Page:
From Wikipedia, the free encyclopedia - View original article
The "Sedgwick Pie" is a cemetery plot in the United States. It is the family burial plot of the Sedgwick family in Stockbridge Cemetery, Stockbridge, Massachusetts, and gets its nickname from its shape and layout.
The burial sites are arranged around the graves of Theodore Sedgwick (1746–1813), patriarch of the very prominent Sedgwick family of New England and a justice of the Massachusetts Supreme Judicial Court (among other positions), and his wife, Pamela Dwight Sedgwick (1753–1807). The graves of the others, who include in-laws, servants, and family pets, form concentric circles around the center, with the buried grouped by familial affiliation, and laid to rest with their feet toward the center. This contrasts with the orientation of the other graves in the cemetery, which (in classic fashion) face east, toward the rising sun, Jerusalem (with all its significance), and the hoped-for Resurrection. It has been said that this arrangement of the graves sees to it that on Judgment Day, when the Sedgwicks rise to face their judge, they will only have to look at other Sedgwicks.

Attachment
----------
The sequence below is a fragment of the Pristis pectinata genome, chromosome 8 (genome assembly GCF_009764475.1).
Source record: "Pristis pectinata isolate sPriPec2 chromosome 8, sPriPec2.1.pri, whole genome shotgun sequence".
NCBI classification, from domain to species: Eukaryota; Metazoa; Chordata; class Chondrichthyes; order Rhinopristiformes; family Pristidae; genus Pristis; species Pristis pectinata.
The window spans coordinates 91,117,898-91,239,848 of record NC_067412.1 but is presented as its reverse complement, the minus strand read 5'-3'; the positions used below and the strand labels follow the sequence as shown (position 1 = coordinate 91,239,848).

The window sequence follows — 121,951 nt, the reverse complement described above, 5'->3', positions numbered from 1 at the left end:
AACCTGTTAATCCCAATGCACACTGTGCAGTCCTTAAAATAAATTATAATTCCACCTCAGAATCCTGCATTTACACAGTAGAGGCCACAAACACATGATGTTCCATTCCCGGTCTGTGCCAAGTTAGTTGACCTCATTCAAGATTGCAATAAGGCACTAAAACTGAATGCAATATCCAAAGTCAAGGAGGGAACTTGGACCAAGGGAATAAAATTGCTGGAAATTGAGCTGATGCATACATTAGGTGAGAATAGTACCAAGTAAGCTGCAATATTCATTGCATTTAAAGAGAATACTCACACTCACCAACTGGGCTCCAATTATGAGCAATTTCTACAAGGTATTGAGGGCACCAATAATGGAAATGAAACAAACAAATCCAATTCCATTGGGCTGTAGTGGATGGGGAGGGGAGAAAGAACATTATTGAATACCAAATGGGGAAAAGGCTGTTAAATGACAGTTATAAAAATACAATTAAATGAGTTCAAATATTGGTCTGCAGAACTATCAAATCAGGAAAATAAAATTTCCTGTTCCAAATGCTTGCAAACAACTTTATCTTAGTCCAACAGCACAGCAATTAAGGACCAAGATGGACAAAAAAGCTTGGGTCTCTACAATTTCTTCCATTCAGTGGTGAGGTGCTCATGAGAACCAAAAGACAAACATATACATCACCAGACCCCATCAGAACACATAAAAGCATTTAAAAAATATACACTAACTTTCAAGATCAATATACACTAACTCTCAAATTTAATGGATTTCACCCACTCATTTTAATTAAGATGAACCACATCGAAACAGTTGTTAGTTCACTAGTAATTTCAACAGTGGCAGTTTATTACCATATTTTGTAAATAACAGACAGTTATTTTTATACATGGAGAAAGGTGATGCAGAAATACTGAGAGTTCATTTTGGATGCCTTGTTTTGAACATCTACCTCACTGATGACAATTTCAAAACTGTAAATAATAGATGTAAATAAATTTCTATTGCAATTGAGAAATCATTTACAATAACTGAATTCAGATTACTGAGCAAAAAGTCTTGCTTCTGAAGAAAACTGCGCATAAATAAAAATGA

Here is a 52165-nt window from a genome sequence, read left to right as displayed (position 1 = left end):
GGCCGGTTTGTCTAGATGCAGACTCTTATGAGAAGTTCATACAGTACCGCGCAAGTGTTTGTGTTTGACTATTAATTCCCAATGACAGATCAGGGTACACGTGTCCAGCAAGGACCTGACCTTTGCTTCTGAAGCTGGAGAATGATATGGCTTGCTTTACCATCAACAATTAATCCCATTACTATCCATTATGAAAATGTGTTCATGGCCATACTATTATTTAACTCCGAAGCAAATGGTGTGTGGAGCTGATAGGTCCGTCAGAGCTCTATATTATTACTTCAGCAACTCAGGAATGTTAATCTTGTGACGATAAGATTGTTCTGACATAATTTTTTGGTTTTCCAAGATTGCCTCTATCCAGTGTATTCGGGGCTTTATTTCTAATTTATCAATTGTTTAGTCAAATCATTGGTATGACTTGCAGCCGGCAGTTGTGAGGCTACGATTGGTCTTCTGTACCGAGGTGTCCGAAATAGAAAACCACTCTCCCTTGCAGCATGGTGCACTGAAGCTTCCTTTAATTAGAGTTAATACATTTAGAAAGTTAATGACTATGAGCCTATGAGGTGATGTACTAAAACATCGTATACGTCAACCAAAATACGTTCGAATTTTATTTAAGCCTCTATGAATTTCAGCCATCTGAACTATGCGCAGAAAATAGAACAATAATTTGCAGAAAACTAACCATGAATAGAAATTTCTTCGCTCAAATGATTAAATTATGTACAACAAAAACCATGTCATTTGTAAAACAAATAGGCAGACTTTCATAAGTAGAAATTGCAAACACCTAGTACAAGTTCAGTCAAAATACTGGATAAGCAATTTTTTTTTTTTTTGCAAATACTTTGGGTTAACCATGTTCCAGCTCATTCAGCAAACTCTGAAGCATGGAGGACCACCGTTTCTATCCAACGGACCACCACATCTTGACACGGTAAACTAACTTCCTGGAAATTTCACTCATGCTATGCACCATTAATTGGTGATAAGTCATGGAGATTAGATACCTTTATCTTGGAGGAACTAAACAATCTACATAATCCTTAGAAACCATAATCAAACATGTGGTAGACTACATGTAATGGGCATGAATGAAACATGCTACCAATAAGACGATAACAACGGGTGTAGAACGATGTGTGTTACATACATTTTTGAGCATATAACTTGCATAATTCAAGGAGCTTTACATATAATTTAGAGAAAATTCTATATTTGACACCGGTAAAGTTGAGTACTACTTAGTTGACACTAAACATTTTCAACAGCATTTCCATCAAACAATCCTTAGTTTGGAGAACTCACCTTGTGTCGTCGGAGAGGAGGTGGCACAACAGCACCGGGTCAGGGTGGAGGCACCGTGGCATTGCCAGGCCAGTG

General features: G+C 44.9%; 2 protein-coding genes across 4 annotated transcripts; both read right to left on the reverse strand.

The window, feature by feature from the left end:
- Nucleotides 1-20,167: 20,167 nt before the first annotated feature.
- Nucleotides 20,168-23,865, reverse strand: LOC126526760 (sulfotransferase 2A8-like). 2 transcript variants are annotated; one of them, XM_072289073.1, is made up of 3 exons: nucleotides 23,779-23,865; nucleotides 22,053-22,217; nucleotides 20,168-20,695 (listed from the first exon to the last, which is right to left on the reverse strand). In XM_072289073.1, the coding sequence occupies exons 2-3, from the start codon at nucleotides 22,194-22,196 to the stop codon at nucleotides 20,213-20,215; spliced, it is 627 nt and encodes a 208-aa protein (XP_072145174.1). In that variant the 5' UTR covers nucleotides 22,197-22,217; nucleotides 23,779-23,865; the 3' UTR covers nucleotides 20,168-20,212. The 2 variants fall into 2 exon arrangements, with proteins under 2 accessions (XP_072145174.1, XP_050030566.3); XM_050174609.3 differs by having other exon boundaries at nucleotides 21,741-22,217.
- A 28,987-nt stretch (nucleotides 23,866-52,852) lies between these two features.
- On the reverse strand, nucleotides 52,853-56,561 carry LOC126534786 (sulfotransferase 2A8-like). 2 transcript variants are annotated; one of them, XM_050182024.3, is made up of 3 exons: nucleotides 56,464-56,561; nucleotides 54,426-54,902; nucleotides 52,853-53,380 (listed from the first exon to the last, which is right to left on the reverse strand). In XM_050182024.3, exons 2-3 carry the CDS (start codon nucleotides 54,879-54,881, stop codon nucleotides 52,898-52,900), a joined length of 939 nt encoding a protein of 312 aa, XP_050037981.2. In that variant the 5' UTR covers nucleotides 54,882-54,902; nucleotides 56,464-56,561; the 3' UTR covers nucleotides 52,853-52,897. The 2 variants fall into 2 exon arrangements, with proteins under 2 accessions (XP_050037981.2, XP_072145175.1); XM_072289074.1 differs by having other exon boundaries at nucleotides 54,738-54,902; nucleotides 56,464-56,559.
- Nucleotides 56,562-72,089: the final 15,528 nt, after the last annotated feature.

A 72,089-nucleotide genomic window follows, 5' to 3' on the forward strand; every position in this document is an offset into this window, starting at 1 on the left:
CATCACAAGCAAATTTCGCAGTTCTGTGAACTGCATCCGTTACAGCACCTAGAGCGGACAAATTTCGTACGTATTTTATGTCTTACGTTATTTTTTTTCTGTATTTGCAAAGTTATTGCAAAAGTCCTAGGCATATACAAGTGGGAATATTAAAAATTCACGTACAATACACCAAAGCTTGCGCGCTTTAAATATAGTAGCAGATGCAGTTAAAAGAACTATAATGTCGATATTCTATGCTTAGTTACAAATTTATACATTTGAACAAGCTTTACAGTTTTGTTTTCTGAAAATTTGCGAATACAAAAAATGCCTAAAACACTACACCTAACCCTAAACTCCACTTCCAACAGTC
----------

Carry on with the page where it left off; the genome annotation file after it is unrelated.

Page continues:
"The Pie" has become something of an attraction for those interested in unusual cemetery plots, grave tours, and the like. 
Notable persons buried in the Pie include:
The Pie is the first topic of discussion in Edie: An American Biography, by Jean Stein and George Plimpton (Knopf, 1982). The book is a discussion of the life and career of Edie Sedgwick who, although a member of the family, is not buried there.